Yellow fever is an acute disease caused by a virus transmitted by mosquitoes, and is characterised by high fever, jaundice, kidney failure, and low blood pressure. The virus is common in tropical and subtropical Africa and South America, and vaccination programmes have increased over the past 20 years as the disease has spread to urban areas in these settings. Yellow-fever vaccine is regarded as one of the safest virus vaccines, with few side-effects or adverse events.
Pedro Vasconcelos and colleagues from WHO Collaborating Centre for Arbovirus Reference and Research, Brazil, report the occurrence of two fatal cases of haemorrhagic fever associated with yellow fever 17DD substrain vaccine in Brazil. The first case, a 5-year-old white girl, was characterised by sudden onset of fever accompanied by headache, malaise, and vomiting 3 days after receiving yellow fever and measles-mumps-rubella vaccines; she later died after a 5-day illness. The second patient - a 22-year-old Afro-Caribbean woman - developed a sore throat and fever, accompanied by headache, myalgia (muscle pain), nausea, and vomiting 4 days after yellow-fever vaccination. She then developed symptoms including jaundice and renal failure, and died after 6 days of illness. Tissue damage in both patients were typical of wild-type yellow fever. The investigators conclude that although these serious complications of yellow-fever vaccination are extremely rare, the safety of yellow fever 17DD vaccine needs to be reviewed.
In the second report, Michael Martin and colleagues from the Centres for Disease Control, Atlanta, USA, describe the illness and death (in three cases) of four elderly patients shortly after they had been vaccinated against yellow fever. The clinical presentations were characterised by fever, myalgia, headache, and confusion, followed by severe multisystemic illnesses. The investigators suggest that there may be a possible causal relation between the illnesses and yellow-fever vaccination. However, they caution that because yellow fever remains an important cause of illness and death in South America and Africa, vaccination should be maintained until the frequency of adverse events to vaccination is quantified.
Raymond Chan and colleagues from the South Western Area Pathology Service, Sydney, Australia, describe in a research letter a man vaccinated with the 17D204 strain of yellow fever virus, who later died of the disease. Genetic sequencing showed that the virus isolated from the patient was identical to the vaccine strain of the same batch, but differed from wild-type virus. Both viruses contained a mutation, although the association of this mutation with virulence is unknown. The investigators comment that severe, rapidly progressive and ultimately fatal disease can follow use of the 17D204 vaccine strain, and that there is need for renewed discussion as to the safety of the vaccine and the indications for its use.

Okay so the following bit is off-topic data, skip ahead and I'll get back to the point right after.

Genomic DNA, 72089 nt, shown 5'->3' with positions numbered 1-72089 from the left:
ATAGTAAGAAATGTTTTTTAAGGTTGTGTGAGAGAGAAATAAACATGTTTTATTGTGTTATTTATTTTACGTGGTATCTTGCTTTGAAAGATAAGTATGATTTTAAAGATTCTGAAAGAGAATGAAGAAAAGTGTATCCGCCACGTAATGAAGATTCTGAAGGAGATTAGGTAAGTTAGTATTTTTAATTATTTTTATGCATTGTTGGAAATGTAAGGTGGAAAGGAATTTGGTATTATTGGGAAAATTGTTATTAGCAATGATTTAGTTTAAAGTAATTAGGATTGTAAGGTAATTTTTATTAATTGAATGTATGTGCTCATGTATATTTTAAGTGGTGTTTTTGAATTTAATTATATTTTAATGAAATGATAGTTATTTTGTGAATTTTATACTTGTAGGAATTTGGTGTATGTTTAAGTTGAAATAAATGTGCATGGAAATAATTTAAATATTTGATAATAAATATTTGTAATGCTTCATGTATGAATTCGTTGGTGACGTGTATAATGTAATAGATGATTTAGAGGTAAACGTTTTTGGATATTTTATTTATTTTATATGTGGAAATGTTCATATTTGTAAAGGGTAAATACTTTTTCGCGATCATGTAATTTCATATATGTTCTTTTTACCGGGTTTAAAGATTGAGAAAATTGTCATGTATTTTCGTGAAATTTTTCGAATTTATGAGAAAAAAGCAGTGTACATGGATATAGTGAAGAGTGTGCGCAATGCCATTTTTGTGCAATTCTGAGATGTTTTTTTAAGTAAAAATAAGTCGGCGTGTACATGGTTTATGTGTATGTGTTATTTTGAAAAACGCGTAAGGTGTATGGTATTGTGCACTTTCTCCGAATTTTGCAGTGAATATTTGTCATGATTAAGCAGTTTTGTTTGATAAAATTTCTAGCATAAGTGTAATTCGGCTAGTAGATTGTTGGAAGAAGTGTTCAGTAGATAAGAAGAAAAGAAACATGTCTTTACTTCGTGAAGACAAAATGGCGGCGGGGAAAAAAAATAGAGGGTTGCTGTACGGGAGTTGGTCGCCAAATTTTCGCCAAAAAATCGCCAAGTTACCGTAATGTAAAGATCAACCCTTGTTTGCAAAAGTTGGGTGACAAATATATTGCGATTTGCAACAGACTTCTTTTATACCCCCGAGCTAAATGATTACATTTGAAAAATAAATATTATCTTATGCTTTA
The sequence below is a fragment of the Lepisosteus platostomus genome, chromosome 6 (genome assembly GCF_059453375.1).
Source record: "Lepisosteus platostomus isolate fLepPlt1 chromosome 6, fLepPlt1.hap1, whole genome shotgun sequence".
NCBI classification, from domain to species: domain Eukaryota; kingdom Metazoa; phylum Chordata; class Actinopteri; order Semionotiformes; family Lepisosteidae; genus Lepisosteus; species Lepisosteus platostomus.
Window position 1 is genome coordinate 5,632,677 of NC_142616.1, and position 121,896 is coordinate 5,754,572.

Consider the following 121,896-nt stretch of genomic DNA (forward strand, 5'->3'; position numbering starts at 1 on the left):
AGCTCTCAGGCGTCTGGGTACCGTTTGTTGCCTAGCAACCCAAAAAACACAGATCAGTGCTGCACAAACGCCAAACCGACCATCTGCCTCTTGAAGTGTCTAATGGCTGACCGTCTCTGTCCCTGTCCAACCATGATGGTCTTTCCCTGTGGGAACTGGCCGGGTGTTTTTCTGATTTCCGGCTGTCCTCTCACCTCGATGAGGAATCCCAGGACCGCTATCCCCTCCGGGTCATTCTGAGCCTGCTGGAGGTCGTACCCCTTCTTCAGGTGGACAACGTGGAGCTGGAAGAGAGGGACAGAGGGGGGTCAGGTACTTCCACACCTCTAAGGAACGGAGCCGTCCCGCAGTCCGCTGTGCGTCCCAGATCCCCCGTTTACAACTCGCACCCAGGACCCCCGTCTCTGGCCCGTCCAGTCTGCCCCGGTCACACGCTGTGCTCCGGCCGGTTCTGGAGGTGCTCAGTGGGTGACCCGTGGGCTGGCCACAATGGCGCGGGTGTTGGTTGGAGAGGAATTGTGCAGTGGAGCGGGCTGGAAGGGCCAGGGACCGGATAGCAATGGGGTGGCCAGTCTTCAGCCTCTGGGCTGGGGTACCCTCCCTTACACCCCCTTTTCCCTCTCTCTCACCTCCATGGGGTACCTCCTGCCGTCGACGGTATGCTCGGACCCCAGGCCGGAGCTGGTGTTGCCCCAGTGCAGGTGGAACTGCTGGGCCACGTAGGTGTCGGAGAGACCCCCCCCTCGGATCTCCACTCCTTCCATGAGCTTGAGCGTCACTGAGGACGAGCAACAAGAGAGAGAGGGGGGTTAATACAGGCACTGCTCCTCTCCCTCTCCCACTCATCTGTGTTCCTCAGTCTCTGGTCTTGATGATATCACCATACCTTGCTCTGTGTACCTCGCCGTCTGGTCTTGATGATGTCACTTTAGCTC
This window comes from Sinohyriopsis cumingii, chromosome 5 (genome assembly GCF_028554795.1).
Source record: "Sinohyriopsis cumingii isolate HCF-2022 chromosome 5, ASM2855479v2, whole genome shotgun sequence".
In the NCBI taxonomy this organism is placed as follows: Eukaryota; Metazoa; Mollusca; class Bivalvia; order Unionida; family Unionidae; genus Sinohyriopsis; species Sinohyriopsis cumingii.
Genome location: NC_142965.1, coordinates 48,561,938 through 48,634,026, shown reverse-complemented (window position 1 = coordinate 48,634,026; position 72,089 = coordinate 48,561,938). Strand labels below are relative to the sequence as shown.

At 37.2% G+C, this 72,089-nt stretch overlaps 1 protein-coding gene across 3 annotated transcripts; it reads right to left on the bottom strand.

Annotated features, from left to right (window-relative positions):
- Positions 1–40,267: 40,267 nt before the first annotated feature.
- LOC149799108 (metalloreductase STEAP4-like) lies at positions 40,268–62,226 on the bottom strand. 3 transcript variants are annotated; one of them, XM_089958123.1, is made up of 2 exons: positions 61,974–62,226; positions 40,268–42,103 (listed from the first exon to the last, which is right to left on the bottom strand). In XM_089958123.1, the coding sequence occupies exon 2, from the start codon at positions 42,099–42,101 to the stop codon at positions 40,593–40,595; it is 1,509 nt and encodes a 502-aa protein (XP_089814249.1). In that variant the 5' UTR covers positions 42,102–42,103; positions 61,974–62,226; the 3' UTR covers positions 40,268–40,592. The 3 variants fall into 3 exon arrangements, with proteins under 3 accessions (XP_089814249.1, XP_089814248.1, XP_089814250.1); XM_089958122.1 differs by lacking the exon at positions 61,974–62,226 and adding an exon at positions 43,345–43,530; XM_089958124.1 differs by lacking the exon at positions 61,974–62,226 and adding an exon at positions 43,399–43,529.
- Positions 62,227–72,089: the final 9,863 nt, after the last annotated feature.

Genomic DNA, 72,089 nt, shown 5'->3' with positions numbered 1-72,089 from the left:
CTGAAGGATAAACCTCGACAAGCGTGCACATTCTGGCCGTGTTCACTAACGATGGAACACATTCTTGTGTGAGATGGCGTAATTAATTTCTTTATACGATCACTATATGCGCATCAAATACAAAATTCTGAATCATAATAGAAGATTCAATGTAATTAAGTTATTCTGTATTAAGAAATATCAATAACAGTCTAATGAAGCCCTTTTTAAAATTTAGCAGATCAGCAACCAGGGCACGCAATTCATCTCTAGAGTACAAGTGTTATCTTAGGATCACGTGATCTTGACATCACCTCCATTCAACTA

In an accompanying Commentary (p 84), Philippe Marianneau and colleagues from Institut Pasteur, Lyons, France, conclude: "...the use of 17D vaccination remains highly advisable for people living in or travelling to endemic and epidemic zones. However, these three reports raise relevant questions about the mechanisms of attenuation of yellow-fever virus that should be urgently investigated."
* The first issue of a new monthly review journal, The Lancet Infectious Diseases, to be published on August 1, will contain a comprehensive review of yellow fever by Dr Thomas Monath, a co-author of the paper describing the Brazilian cases. Monath emphasises that, in the absence of preventive vaccination, yellow fever is a terrifying and untreatable disease that still causes 1000-fold more illness and death than the feared Ebola virus.
Contact: Dr Pedro Vasconcelos, WHO Collaborating Centre for Arbovirus Reference & Research, Instituto Evandro Chagas Belem, PA Brzil;; E) firstname.lastname@example.org
Barbara Reynolds, Press Office, Centers for Disease Control and Prevention, Atlanta, GA 30333, USA; T) +1 404 639 7286; F) +1 404 639 7394; E) email@example.com or Dr MS Cetron, Medical Epidemiologist, Mailstop C-09, DBD/NICID/CDC, 1600 Clifton Road, Atlanta, GA 30333, USA; T) +1 404 639 3052; F) +1 404 639 3970; E) firstname.lastname@example.org
Dr Raymond Chan, Department of Microbiology and Infectious Diseases, South Western Area Pathology Service, Liverpool BC 1871 Sydney, Australia; T) +61 2 9828 5124; F) +61 2 9828 5129; E) email@example.com
Dr Vincent Deubel, Unité de Biologie des Infections Virales Emergentes, Institut Pasteur, 69007 Lyon, France; T) +33 4 72 76 82 94;F) +33 4 72 71 04 48; E) firstname.lastname@example.org
Dr Thomas P Monath, Acambis Inc, 38 Sidney Street, Cambridge, MA 02139, USA; T) +1 617 494 1339; F) +1 617 494 1741; E) email@example.com
The article is available at http://www.